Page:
Play and education: a historical context

The artwork leading into this article is a painting called ‘Children’s Games’ (1560) and it depicts more than two hundred children playing over eighty different games. It is one of Pieter Bruegel the Elder’s works from his later period.

“I’m not sure anything is learned better than what is learned as a game.”
Erasmus, ‘De utilitate Colloquiorum’ (1526)

Erasmus and the Humanists

In the century in which Bruegel’s ‘Children’s Games’ was created, game playing was widely recognized as a vital component of childhood and a positive force on many levels, a view epitomized by Erasmus (1466-1535) in his statement above.

Portrait of Erasmus of Rotterdam, (1523), wood, 76 x 51 cm, National Gallery, London

The humanist educators wanted to encourage children to love learning, and they knew that this would not be achieved if students were compelled to fill every hour of the day with study. Recreational breaks to refresh the mind were thus recognized as a necessity, and games represented the ideal form of respite. In the formal treatises of humanists (like Erasmus, Vives and Cordier) games were positioned in a supporting role by rounding out the program of academic study, however in the numerous school colloquies produced by the same authors, (game)play took center stage and regarded play chiefly in the context of the broader curriculum; in one of Vives’s colloquies (i.e. ‘Leges ludi’), a character states unequivocally: “Man is constituted for serious affairs, not for frivolity and recreation. But we are to resort to games for the refreshing of our minds from serious pursuits. The time, therefore, for recreation is when the mind or body has become wearied.”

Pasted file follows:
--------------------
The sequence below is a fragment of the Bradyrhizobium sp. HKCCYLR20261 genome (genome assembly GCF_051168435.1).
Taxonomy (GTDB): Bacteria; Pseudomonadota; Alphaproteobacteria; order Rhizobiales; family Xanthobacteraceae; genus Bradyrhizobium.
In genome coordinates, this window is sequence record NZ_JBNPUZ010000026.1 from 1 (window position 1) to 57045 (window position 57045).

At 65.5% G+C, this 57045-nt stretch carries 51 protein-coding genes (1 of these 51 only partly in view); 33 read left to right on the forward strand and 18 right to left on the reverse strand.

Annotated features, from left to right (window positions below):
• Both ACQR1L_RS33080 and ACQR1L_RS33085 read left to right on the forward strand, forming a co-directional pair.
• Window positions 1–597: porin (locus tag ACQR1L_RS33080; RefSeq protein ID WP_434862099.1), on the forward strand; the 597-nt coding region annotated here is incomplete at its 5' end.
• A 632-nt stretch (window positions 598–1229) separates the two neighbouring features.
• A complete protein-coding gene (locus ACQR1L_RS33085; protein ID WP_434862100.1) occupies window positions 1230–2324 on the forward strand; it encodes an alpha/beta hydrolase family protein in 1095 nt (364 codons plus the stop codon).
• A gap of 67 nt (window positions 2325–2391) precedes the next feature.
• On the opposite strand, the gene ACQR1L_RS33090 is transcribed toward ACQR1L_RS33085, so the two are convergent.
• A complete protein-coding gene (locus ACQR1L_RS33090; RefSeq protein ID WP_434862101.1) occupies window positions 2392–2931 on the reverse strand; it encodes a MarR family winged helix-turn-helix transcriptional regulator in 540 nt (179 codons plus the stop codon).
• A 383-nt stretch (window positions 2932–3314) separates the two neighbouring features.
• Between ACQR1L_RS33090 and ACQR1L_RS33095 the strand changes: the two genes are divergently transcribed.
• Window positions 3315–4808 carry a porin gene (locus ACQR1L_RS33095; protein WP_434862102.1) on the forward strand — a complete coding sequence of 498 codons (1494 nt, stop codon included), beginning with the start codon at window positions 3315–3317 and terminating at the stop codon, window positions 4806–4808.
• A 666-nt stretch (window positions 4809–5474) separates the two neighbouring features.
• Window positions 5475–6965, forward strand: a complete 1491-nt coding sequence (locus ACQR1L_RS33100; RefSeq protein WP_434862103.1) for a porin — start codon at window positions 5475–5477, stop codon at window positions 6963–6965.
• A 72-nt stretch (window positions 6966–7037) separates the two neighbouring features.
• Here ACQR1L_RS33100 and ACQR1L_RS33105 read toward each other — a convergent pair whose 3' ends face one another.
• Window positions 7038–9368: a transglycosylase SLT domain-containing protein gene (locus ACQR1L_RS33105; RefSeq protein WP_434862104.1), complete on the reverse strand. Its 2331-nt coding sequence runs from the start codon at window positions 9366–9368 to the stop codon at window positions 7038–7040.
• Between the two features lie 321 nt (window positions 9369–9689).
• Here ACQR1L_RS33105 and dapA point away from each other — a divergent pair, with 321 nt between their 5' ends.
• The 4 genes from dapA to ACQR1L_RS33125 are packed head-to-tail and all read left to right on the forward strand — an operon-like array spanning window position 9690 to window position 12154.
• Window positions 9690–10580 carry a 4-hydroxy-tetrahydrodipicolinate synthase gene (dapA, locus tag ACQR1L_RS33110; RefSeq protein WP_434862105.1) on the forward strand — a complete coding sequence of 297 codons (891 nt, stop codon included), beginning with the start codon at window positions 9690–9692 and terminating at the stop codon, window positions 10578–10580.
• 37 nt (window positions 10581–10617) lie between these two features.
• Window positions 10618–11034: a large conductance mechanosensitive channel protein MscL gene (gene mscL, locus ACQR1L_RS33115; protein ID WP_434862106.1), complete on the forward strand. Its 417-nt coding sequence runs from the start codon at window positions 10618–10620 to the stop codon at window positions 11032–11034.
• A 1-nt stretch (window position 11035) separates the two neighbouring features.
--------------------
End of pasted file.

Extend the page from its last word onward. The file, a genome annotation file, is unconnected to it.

Johan Huizinga’s ‘Homo Ludens’

Dutch historian and cultural theorist Johan Huizinga extensively studied the works and colloquies of Erasmus, resulting in his book ‘Erasmus and the Age of Reformation’ (1924). In 1938 he published a book, titled ‘Homo Ludens‘ in which he discusses the importance of the play element of culture and society. Huizinga suggests that play is primary to and a necessary, primary formative element of human culture. The Latin word ludens is the present active participle of the verb ludere, which itself is cognate with the noun ludus. Ludus has no direct equivalent in English, as it simultaneously refers to sport, play, school, and practice. Huizinga’s work remains to this day of significant importance for arts and culture within the context of governmental policy making.



“The creation of something new is not accomplished by the intellect but by the play instinct.”
Carl Jung.


21st century developments

Although it would be incorrect to state that Erasmus’s colloquies and Huizinga’s ‘Homo Ludens’ were the identifiable precursors leading to the inevitable development of ludodidactics – as Willem-Jan Renger explained in his interview that the application of gaming principles in education was something that he discovered out of necessity – one cannot ignore this relevant historical context of education and culture in the Netherlands. Also, the rise of the Dutch gaming industry and the founding of the faculty Games and Interaction at the HKU have further contributed to a climate of educational innovation.


Recommended reading
  • Orrock, A. (2012). ‘Homo ludens: Pieter Bruegel’s Children’s Games and the Humanist Educators’, Journal of Historians of Netherlandish Art 4:2 (Summer 2012) DOI: 10.5092/jhna.2012.4.2.1
    Download as PDF.
  • Huizinga, J. (1938). ‘Homo Ludens: Proeve eener bepaling van het spel-element der cultuur’.
    Available in English as ‘Homo Ludens : A Study of the Play-Element in Culture’. ISBN10 1614277060.